After 52 years of war with the FARC, the Colombian government finds itself at a crossroads – how does it deliver justice to millions of victims of the conflict when most live in extremely remote areas? Jorge Luis Silva Mendez, Diana Ortiz, Juan Vargas, Megan Rounseville and Elisa Cascardi explain how UMAOV has supported access to justice, reparations, and helped victims gain a sense of truth after the conflict.

The end of the peace negotiations between the Government of Colombia and the Revolutionary Armed Forces of Colombia (FARC) reflects an important political achievement in the country’s recent history. This agreement comes after over 52 years of war – a conflict which has left over 8 million victims, and is estimated to have resulted in at more than 220,000 deaths and over 7 million internally displaced persons (the highest in the world according to the UN).  The peace agreement is made of six key points; ensuring justice to victims of the conflict is one of its major aims.

But how can the government ensure victims receive justice they deserve? How can they deliver justice to many of the victims who live in extremely remote areas?

The answer is through innovation, collaboration, and evaluation.

In 2012, the government began offering an innovative solution to the challenges faced by many victims that lived in rural communities disconnected from formal justice services. The Mobile Victims Unit (Unidad Móvil de Atención y Orientación a Víctimas, UMAOV) brings together three state agencies: the Ministry of Justice, the Public Defender’s Office, and the National Unit for Victims. For the first time, these three organizations are coming together to run a vehicle that travels across the country to rural, isolated municipalities, acting as a “one-stop shop”. The vehicle provides services to victims which includes information on victims’ rights, legal aid, support in filling declarations of victimhood and appeals with the State, information on individual case status, and information on the bureaucratic processes in their cases. To date, the unit has served more than 60,000 people.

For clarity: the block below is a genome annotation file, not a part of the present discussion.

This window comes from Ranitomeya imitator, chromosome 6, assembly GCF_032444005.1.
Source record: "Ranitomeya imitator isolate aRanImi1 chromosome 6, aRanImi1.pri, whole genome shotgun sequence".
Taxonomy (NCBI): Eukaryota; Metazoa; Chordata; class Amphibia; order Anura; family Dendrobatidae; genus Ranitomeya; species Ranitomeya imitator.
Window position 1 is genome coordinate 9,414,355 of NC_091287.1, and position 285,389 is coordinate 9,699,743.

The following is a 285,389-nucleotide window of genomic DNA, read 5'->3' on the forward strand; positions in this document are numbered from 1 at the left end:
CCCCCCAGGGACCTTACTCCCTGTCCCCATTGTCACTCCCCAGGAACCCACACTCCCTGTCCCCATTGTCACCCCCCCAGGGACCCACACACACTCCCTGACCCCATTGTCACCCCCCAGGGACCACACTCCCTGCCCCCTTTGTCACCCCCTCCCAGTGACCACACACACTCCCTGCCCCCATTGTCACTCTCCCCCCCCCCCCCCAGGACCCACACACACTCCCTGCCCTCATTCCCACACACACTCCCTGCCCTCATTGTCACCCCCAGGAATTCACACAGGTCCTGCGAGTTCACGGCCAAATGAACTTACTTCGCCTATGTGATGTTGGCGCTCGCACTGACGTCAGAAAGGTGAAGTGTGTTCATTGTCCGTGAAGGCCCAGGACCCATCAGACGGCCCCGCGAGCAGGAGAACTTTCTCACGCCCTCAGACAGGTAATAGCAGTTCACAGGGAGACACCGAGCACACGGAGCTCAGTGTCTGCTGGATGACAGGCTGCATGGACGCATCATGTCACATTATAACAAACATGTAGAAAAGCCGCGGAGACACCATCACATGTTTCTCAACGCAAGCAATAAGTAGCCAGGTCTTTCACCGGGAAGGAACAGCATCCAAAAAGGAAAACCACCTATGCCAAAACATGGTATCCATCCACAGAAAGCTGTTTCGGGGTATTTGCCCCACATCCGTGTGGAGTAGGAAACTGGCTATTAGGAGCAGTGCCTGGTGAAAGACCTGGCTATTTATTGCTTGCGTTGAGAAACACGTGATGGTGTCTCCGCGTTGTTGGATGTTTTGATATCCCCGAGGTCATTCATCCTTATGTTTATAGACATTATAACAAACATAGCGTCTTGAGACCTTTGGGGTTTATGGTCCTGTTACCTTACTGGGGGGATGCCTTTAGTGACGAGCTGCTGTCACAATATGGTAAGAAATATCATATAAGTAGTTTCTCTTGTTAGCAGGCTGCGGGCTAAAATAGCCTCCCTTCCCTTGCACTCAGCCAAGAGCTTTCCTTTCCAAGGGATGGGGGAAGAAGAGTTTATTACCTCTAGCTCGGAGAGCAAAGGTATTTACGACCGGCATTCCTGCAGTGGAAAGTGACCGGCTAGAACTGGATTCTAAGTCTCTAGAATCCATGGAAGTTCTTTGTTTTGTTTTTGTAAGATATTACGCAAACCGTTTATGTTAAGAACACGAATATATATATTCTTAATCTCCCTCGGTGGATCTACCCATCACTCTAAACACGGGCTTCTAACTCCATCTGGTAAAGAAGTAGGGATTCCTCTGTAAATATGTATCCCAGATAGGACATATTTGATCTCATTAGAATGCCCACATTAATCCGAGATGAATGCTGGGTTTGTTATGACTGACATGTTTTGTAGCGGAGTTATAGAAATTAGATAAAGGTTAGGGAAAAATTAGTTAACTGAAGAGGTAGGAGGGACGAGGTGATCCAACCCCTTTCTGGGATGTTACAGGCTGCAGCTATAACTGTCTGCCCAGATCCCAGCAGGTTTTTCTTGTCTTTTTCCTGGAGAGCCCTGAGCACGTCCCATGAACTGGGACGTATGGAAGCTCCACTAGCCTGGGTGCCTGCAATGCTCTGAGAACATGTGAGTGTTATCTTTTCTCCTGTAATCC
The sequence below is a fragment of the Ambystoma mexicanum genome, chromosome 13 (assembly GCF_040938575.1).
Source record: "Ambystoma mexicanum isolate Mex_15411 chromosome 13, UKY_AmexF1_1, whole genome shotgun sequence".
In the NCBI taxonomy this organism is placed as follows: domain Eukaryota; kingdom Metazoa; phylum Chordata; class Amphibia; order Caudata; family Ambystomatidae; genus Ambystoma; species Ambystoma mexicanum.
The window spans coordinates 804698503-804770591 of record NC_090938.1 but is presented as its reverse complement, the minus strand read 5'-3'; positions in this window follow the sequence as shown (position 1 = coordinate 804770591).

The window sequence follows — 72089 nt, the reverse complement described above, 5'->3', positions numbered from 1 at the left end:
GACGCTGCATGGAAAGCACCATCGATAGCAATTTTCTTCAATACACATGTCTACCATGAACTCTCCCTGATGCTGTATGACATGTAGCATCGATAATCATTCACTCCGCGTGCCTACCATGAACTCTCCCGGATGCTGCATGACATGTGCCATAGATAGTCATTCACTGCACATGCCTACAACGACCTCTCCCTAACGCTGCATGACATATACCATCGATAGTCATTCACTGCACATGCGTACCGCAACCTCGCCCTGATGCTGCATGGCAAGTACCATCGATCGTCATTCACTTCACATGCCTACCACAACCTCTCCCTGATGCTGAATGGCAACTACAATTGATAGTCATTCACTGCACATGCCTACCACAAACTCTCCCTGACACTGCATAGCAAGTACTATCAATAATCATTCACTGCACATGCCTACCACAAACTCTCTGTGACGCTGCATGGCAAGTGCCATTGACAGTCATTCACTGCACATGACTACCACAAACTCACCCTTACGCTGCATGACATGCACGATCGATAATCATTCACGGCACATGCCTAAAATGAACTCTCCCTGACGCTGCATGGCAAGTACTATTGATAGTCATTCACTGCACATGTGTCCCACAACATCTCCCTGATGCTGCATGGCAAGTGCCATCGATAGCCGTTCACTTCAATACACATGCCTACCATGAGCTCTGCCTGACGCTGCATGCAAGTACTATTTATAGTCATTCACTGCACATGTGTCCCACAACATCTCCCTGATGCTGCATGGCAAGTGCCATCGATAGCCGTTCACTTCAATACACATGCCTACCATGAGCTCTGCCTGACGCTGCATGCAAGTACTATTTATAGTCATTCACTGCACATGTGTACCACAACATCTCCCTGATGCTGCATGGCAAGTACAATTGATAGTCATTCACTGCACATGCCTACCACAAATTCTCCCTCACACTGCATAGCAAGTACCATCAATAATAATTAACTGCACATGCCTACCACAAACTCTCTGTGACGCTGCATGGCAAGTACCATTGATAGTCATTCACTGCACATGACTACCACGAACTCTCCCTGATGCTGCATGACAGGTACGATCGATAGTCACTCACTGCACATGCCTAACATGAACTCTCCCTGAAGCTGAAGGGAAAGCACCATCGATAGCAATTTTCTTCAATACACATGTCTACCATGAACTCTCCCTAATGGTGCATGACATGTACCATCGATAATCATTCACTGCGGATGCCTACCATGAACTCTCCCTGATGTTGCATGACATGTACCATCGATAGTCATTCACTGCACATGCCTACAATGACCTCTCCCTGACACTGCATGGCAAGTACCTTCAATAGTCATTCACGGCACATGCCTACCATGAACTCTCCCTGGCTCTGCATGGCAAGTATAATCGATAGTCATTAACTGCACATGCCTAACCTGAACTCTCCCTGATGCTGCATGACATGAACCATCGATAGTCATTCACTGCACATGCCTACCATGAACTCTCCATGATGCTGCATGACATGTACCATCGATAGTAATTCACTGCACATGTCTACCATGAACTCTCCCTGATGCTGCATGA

While many are excited about this innovative and collaborative approach, partners agree that the benefits of increased access to these services will not be accurately understood without rigorous evaluation. A team from the World Bank, Universidad del Rosario, and CAF is working to conduct an impact evaluation to inform the government of the impacts the UMAOV has for victims and to provide critical information that will inform upcoming policymaking on victims’ services in the post-conflict transition to peace.

How can we evaluate this new service? By randomly phasing-in the UMAOV, 30 municipalities were assigned to receive UMAOV services in the first half of 2016 (composing the treatment group) and 30 municipalities were assigned to receive UMAOV services in the latter half of the year (composing the control group). The control group acts as a counterfactual prior to receiving the UMAOV services. Furthermore, the study will also collect panel data from over 2,000 victims of the armed conflict and 1,500 community members to understand short-term impacts of the UMAOV program. The study will provide insights on how the UMAOV has supported access to justice, reparations, and helped victims gain a sense of truth after the conflict.

The information gathered from this study will be a critical resource for the Government of Colombia, as it designs policies and programs for victims of the conflict to ensure truth, justice, and reparations. The evaluation will help improve access to justice services and ensure that Colombia remains on the road to peace.

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UMAOV in action, Picture taken by the Ministry of Justice, 2016

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UMAOV in Chocó, Picture taken by the Ministry of Justice, 2016

An expanded version of this article can be found on the LSE Latin American and Caribbean Centre blog.


Elisa Cascardi is an MSc student in the department of International Development at LSE. Her research focuses on testing effective service delivery mechanisms in government, specifically in providing justice sector services in post-conflict societies. Elisa has previously worked for the World Bank conducting impact evaluations and with the Center for Effective Global Action (CEGA) at U.C. Berkeley conducting econometric research on health and energy in developing economies.

The views expressed in this post are those of the author and in no way reflect those of the International Development LSE blog or the London School of Economics and Political Science.